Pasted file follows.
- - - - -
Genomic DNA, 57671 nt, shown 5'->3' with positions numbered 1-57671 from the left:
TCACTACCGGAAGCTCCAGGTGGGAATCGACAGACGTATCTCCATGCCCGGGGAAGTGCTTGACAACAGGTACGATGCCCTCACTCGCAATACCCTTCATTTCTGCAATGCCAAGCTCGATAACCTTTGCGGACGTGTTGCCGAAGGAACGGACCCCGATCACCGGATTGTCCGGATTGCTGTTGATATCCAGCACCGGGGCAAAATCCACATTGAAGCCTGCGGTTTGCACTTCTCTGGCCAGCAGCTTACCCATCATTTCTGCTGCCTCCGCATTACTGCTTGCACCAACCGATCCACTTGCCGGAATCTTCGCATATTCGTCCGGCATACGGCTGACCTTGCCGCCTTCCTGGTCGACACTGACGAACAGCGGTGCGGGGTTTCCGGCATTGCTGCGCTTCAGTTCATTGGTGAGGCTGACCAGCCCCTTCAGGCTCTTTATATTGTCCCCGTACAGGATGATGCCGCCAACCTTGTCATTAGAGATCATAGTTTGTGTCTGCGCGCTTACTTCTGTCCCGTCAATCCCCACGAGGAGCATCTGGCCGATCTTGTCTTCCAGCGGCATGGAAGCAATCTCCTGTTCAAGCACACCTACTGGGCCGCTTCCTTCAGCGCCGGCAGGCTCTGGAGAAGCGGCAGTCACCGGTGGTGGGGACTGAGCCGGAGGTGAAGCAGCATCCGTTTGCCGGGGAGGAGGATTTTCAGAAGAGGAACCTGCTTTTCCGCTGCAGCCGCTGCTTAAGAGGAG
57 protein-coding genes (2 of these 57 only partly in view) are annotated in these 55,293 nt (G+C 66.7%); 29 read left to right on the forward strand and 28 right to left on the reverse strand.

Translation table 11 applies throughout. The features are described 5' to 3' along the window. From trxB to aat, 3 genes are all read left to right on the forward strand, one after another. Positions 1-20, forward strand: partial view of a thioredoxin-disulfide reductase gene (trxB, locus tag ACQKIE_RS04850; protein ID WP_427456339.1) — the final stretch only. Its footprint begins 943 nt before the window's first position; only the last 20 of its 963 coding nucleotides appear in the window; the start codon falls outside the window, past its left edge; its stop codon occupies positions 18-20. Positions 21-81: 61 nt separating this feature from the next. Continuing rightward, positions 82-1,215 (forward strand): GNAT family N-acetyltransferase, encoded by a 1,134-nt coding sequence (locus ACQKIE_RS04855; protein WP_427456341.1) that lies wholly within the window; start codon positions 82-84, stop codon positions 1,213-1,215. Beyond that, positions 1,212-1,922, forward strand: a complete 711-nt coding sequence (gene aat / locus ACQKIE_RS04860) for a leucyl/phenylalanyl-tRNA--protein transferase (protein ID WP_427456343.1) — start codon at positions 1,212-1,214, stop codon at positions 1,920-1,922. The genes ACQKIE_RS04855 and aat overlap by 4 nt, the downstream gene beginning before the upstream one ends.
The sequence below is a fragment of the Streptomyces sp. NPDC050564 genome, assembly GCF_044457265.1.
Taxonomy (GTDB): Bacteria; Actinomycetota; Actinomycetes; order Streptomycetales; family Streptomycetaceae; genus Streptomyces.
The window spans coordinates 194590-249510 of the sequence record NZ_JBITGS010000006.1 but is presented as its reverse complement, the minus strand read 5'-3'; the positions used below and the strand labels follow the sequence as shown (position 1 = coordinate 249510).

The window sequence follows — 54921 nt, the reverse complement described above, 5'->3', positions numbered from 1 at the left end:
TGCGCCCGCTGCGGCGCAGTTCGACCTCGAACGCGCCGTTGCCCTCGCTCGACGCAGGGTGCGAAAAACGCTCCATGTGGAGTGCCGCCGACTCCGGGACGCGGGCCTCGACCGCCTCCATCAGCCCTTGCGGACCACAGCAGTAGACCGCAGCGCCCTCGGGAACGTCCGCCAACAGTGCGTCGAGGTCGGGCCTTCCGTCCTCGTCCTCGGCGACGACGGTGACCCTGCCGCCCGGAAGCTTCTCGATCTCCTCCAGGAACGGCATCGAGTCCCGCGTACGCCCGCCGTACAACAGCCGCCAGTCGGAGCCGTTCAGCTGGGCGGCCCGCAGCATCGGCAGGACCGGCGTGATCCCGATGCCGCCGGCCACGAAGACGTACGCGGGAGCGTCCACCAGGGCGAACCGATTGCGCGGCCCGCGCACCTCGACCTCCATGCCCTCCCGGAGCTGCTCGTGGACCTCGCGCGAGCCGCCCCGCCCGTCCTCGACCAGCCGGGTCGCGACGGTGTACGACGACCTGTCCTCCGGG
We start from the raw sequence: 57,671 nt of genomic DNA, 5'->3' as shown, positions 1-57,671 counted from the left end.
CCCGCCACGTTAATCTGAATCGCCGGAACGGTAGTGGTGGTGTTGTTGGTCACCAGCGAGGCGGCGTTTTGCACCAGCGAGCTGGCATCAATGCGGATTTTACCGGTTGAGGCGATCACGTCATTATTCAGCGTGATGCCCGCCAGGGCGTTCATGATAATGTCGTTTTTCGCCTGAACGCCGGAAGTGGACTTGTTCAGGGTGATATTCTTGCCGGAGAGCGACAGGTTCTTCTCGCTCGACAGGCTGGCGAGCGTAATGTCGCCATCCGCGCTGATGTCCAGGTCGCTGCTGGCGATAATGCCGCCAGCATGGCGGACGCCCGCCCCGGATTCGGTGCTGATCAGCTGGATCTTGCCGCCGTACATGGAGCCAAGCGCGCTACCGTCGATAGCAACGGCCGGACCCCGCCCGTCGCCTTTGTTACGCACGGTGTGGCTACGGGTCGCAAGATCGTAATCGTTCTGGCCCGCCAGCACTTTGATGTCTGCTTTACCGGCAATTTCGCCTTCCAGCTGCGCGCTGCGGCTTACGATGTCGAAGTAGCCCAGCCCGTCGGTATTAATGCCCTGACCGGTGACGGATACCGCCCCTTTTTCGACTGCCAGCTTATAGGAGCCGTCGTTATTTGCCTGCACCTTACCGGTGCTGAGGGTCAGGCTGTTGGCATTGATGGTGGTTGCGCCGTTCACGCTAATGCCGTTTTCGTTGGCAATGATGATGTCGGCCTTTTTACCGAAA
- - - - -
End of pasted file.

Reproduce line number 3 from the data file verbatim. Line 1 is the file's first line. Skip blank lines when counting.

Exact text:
57 protein-coding genes (2 of these 57 only partly in view) are annotated in these 55,293 nt (G+C 66.7%); 29 read left to right on the forward strand and 28 right to left on the reverse strand.